Speaking of which, the IEA noted the rise in supply in its monthly oil market report. A few highlights from that report are included below. 

-The world oil market remains tight by all measures, but a reprieve from the price rally could be on the horizon. Contrary to hopes expressed in Glasgow at COP26 this is not because demand is declining, but rather due to rising oil supplies.

-Global oil production is already rising. In October, oil supplies leapt by 1.4 mb/d … A further boost of 1.5 mb/d is expected over November and December even as OPEC+ disregarded pleas from major consumers to ramp up beyond a monthly allocated 400 kb/d to cool prices. 

-Refinery activity is picking up after autumn maintenance, while end-user demand is on track to strengthen further as more countries open up to international travel

Click here to download a PDF of today's TACenergy Market Talk.

Market Talk Update 11.16.21

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Pivotal Week For Price Action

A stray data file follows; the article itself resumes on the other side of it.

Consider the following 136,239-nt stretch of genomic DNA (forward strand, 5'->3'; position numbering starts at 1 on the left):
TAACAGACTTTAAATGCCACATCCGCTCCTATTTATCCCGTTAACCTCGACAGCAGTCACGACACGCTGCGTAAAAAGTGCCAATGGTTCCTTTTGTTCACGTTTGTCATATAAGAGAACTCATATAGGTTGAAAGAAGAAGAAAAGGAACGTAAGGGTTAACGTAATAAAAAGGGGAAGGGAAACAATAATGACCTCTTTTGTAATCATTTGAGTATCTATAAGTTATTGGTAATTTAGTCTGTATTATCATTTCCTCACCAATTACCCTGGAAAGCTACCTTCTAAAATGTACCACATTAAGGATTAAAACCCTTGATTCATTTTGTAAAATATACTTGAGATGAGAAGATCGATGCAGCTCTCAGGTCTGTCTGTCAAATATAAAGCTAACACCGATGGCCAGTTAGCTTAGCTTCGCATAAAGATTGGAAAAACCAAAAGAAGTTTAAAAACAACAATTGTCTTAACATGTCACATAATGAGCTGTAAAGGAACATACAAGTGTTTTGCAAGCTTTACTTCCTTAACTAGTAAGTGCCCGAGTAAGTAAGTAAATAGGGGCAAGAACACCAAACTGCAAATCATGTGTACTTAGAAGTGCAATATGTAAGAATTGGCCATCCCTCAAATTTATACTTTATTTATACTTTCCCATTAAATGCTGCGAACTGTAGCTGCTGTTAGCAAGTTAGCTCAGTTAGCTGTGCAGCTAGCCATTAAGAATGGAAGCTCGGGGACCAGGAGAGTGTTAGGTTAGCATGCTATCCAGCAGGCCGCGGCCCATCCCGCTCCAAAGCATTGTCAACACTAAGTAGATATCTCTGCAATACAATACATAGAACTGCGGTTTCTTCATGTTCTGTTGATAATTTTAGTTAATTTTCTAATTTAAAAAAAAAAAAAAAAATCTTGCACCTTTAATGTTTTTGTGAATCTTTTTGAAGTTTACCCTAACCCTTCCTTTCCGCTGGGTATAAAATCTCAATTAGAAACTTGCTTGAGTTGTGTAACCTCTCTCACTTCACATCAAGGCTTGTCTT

Market TalkFriday, Sep 29 2023

The Energy Bulls Are On The Run This Morning, Lead By Heating And Crude Oil Futures

The energy bulls are on the run this morning, lead by heating and crude oil futures. The November HO contract is trading ~7.5 cents per gallon (2.3%) higher while WTI is bumped $1.24 per barrel (1.3%) so far in pre-market trading. Their gasoline counterpart is rallying in sympathy with .3% gains to start the day.

The October contracts for both RBOB and HO expire today, and while trading action looks to be pretty tame so far, it isn’t a rare occurrence to see some big price swings on expiring contracts as traders look to close their positions. It should be noted that the only physical market pricing still pricing their product off of October futures, while the rest of the nation already switched to the November contract over the last week or so.

We’ve now got two named storms in the Atlantic, Philippe and Rina, but both aren’t expected to develop into major storms. While most models show both storms staying out to sea, the European model for weather forecasting shows there is a possibility that Philippe gets close enough to the Northeast to bring rain to the area, but not much else.